Thoughts on books, family, and life in one impressive package.

Inside Michelle’s Brain (formerly Food for Thought) is a weekly event that allows me to post what has me deep in thought about various events.  These are purely the questions that are running around in my head that I am posting for all the world to see and to hopefully foster a discussion that might help me actually answer some of them.  I invite you take a look and participate! (And if anyone would be interested in making me a button, I would be forever in your debt!)

Success is so tricky to define, as is development.  A huge trend in the blogging/Twitter world right now is the need to develop as a blogger.  As I sit back and really watch the conversations occurring on Twitter and other sites, it appears that as a whole, book bloggers are tremendously successful at accomplishing their goals.  We have gotten an entire industry to sit up and take notice of us, opening opportunities for collaboration at unprecedented levels.  Booksellers are now getting in on the act.  From where I’m sitting, the year of the book blogger has arrived.

Yet, bloggers appear to spend an inordinate amount of time worrying about developing and getting better – at writing, at organizing, at blogging, at networking.  If what we are doing is so successful, do we really need to spend so much focusing on development? 

Yes, I do realize the irony of me asking these questions.  I have been a huge proponent of blogger development over the past few months.  However, I feel that we are spending an large amount of time recapping previous success stories rather than actually learning anything new.  Why is this?  There are bloggers out there who are taking chances and pushing the boundaries of blogging/publisher relationships, yet while they are celebrated, we still talk about the same issues from last year.  It is all beginning to become a bit redundant.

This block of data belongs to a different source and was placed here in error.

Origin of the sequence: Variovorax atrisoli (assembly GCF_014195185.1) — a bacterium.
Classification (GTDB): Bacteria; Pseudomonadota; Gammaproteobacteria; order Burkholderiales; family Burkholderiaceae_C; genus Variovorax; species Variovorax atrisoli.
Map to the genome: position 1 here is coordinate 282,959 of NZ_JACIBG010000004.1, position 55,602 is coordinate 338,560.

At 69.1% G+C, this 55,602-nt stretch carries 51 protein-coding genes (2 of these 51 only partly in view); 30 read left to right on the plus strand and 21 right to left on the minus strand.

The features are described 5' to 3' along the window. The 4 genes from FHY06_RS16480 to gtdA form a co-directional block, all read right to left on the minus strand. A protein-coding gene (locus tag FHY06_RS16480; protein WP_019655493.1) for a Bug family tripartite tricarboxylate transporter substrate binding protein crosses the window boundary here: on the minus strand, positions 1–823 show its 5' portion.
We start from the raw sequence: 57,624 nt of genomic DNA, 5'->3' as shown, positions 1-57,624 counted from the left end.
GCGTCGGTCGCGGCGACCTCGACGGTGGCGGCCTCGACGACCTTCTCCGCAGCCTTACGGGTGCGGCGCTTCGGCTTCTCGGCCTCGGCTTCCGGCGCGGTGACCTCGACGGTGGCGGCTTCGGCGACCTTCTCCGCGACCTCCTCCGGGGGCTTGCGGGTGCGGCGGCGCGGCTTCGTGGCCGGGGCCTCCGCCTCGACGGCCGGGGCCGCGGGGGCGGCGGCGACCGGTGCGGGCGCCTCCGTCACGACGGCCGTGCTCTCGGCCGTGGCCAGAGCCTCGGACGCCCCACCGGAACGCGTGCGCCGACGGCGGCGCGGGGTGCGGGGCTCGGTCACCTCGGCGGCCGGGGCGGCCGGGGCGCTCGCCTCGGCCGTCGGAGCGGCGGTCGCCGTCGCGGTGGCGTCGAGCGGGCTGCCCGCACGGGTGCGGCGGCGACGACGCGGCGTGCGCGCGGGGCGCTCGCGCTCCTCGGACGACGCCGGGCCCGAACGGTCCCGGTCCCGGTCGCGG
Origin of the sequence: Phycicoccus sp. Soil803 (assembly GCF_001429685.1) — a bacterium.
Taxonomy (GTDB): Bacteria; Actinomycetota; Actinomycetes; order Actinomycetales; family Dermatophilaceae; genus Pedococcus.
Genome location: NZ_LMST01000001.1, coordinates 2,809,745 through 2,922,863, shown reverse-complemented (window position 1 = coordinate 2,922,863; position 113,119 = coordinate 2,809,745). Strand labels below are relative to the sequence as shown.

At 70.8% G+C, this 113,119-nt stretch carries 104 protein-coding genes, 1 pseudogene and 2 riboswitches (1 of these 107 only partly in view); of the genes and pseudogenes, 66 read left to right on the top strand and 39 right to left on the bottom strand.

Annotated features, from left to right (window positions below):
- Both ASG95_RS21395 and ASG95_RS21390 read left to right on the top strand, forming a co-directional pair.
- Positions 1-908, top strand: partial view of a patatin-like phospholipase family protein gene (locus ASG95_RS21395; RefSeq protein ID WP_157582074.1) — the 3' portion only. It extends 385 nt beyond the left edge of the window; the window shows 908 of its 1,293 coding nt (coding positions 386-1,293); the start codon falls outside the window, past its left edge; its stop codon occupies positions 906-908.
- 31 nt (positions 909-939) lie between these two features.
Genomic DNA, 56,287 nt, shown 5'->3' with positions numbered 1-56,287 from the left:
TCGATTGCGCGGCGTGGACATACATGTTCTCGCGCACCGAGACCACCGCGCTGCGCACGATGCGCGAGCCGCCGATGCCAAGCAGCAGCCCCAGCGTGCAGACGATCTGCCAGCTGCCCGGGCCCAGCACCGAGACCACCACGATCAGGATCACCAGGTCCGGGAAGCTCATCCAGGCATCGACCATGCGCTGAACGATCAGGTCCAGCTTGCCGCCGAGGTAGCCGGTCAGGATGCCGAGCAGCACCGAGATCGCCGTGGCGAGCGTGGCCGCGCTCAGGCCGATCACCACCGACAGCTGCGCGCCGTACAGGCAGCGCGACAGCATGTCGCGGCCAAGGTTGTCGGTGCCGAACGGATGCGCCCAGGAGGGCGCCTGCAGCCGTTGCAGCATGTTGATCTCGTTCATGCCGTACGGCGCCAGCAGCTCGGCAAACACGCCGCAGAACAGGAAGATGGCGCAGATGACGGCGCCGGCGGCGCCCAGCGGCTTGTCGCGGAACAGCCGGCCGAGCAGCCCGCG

Is it a generational thing – new versus seasoned bloggers?  Is it even necessary?  We are an extremely creative and intelligent group.  Surely there is no need to keep reinventing the wheel, so to speak?  Or is there really a need to discuss the pros and cons of memes versus original content, how often to blog, and so forth?  Don’t we do that two-to-three times a year anyway through Bloggiesta and BBAW?  On Twitter, we now have #bblog, #bookblogchat #followreader, #litchat and a plethora of other weekly discussions that all cover very similar topics.  How much is too much?  More importantly, at what point in time does discussion burnout set in?

It may be that the answer is yes, we need to continue to have these types of discussions.  Don’t get me wrong – I love the fact that new and old bloggers alike are getting together to discuss pertinent topics to blogging.  However, I posit that we have taken it to the extreme and are in danger of overloading on discussions of older topics rather than brainstorm on new ones.  I would like you to consider the possibility that by doing so, we run the risk of becoming stagnant.  There is a tremendous amount of momentum in the book blogging community at this point in time.  Standing still would be unbelievably harmful to that. 

In the end, I truly believe we have the community’s best interest at heart.  We’ve seen success and know there is so much more success in store out there for us if we continue to push the envelope.  The fact that other industries have taken notice of what is occurring between bloggers and publishers is a tremendous accomplishment.  I don’t want to see us lose that.

What do you think?  Am I totally off-base here or have others noticed the redundancies?  Is there danger in that?

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